Conclusions: The normalized weights showed that subjective refraction can be predicted by only keratometry, age, and axial length. Increasing the topographic description detail of the anterior corneal surface implied by a high-order Zernike decomposition versus adjustment to a spherocylindrical surface is not reflected as improved subjective refraction prediction, which is poor, mainly in the spherical component. However, the highest achievable accuracy differs by only 0.75 D from that of other works with a more exhaustive eye refractive elements description. Although the chosen parameters may have not been the most efficient, applying machine learning and big data to predict subjective refraction can be risky and impractical when evaluating a particular subject at statistical extremes.

Translational Relevance: This work evaluates subjective refraction prediction by machine learning from the anterior corneal surface and ocular biometry. It shows the minimum biometric information required and the highest achievable accuracy.

RESUMEN:

Objetivo: El desarrollo de un modelo de regresión de aprendizaje automático prescripción refractiva subjetiva a partir de las características mínimas de la biometría ocular y la superficie corneal.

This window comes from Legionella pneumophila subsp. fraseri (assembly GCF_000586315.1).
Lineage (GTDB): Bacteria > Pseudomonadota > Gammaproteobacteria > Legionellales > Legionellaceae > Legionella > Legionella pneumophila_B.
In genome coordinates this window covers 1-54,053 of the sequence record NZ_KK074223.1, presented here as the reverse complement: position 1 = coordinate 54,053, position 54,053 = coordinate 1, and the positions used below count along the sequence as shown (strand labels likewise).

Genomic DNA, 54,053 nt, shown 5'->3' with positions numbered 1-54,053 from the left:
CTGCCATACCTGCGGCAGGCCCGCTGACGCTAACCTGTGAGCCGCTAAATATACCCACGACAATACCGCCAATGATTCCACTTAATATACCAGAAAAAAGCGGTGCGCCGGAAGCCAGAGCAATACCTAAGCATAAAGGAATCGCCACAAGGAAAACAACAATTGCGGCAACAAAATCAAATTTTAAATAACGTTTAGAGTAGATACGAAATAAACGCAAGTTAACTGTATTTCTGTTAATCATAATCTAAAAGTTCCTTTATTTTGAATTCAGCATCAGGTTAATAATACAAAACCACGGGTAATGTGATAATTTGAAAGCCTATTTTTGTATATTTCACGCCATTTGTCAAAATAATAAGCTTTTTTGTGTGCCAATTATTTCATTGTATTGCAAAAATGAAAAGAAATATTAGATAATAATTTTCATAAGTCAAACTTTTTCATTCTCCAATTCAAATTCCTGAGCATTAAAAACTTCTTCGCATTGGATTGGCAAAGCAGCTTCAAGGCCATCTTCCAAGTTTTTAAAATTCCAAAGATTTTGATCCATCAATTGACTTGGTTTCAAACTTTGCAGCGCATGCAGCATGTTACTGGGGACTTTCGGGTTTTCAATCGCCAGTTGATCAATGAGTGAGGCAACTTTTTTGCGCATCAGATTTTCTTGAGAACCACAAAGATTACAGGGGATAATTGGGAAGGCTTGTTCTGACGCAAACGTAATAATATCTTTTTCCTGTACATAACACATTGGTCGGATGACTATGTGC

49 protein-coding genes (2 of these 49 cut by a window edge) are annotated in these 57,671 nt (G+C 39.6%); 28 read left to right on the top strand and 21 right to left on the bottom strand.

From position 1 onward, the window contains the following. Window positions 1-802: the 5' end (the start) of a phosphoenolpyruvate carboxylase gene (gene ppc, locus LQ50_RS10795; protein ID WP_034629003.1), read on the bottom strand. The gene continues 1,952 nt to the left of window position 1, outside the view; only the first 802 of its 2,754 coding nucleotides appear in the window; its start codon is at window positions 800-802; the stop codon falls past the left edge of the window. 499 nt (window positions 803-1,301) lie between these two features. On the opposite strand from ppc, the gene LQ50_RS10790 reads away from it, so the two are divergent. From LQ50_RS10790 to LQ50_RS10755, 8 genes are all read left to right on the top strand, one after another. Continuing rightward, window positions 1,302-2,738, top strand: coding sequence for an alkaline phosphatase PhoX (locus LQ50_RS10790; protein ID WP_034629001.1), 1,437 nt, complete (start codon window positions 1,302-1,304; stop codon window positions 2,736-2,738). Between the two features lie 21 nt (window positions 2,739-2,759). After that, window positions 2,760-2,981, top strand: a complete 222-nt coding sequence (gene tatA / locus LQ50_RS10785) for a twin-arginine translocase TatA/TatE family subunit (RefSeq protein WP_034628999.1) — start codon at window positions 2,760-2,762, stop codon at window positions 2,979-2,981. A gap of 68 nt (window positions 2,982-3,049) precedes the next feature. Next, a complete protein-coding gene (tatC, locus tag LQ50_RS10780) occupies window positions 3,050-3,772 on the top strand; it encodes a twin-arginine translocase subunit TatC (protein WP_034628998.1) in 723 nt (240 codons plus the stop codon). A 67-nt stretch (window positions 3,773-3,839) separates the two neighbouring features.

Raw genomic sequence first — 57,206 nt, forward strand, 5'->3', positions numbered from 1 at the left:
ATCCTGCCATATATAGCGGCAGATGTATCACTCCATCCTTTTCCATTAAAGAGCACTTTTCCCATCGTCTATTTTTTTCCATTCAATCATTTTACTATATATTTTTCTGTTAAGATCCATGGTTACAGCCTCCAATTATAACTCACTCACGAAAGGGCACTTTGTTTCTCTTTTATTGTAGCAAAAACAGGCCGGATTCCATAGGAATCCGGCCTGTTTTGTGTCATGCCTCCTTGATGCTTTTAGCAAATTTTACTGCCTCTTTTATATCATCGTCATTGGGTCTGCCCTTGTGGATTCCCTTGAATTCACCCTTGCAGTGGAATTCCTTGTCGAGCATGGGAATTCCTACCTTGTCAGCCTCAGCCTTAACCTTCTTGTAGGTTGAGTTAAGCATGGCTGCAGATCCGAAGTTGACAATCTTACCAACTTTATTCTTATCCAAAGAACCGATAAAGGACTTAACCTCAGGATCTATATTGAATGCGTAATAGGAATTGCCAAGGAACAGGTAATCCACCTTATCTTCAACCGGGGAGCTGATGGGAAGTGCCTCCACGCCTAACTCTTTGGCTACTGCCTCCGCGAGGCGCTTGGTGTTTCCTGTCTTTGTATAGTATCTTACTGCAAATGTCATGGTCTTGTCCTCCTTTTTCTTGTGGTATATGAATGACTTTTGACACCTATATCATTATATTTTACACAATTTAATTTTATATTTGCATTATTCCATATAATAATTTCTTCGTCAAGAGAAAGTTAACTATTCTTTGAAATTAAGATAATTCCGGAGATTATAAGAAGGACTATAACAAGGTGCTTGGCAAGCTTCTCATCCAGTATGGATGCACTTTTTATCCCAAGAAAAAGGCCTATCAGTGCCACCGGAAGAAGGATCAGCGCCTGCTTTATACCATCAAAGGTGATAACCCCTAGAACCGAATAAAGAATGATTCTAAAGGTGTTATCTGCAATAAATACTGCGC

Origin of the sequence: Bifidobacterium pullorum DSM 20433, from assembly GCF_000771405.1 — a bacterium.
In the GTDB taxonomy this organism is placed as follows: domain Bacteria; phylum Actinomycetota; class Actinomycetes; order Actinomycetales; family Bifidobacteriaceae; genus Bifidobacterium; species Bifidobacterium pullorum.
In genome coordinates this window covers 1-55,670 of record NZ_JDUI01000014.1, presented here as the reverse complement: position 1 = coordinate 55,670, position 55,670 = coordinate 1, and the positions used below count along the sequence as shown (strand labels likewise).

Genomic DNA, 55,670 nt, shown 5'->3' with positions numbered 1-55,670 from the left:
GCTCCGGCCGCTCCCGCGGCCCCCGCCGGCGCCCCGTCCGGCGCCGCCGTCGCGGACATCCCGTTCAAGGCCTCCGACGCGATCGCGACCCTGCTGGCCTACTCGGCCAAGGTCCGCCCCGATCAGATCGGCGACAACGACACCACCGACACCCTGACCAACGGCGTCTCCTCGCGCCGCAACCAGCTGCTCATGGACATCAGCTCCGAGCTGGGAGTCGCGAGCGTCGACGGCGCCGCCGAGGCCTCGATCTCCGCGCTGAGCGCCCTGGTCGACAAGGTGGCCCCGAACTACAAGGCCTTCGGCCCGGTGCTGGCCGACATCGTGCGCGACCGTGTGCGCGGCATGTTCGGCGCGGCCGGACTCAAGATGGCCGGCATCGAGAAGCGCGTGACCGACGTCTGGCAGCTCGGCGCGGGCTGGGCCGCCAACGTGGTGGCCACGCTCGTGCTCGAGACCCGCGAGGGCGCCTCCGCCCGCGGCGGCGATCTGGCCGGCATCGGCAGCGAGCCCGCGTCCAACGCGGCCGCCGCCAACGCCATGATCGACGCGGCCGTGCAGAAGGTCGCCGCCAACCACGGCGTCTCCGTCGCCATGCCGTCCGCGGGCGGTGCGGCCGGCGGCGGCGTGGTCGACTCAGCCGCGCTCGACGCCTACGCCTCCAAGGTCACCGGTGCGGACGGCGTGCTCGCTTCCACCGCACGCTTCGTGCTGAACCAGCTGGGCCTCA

Métodos: Los parámetros de la superficie corneal anterior (coeficientes de Zernike y queratometría), además de longitudes axiales y de cámara anterior, edades y las refracciones subjetivas no ciclopléjicas de 355 ojos se dividieron en un conjunto de entrenamiento (75%) y otro de test (25%) y se entrenaron diferentes algoritmos de regresión de aprendizaje automático mediante validación cruzada 10 veces, se optimizaron y se probaron sobre el conjunto test.

Resultados: Los algoritmos de regresión del proceso gaussiano proporcionaron los mejores modelos con un error absoluto medio fue de alrededor de 1.00 D en el componente esférico y de 0.25 D en los componentes astigmáticos.

Conclusiones: Los pesos normalizados mostraron que la refracción subjetiva puede predecirse utilizando únicamente la queratometría, la edad y la longitud axial como características. El aumento del detalle de la descripción topográfica de la superficie corneal anterior que supone una descomposición de Zernike de alto orden frente al ajuste a una superficie esferocilíndrica realizado por queratometría no se refleja en una mejora de la predicción de la refracción subjetiva, que es pobre, en cualquier caso, principalmente en el componente esférico. Sin embargo, la máxima precisión alcanzada difiere en sólo 0,75 D de la de otros trabajos con una descripción más exhaustiva de los elementos refractivos del ojo. De todos modos, el aprendizaje automático y los datos masivos aplicados a la predicción de la refracción subjetiva pueden ser arriesgados y poco prácticos cuando se evalúa a un sujeto concreto en los extremos estadísticos, aunque los parámetros elegidos puedan no haber sido los más ineficaces.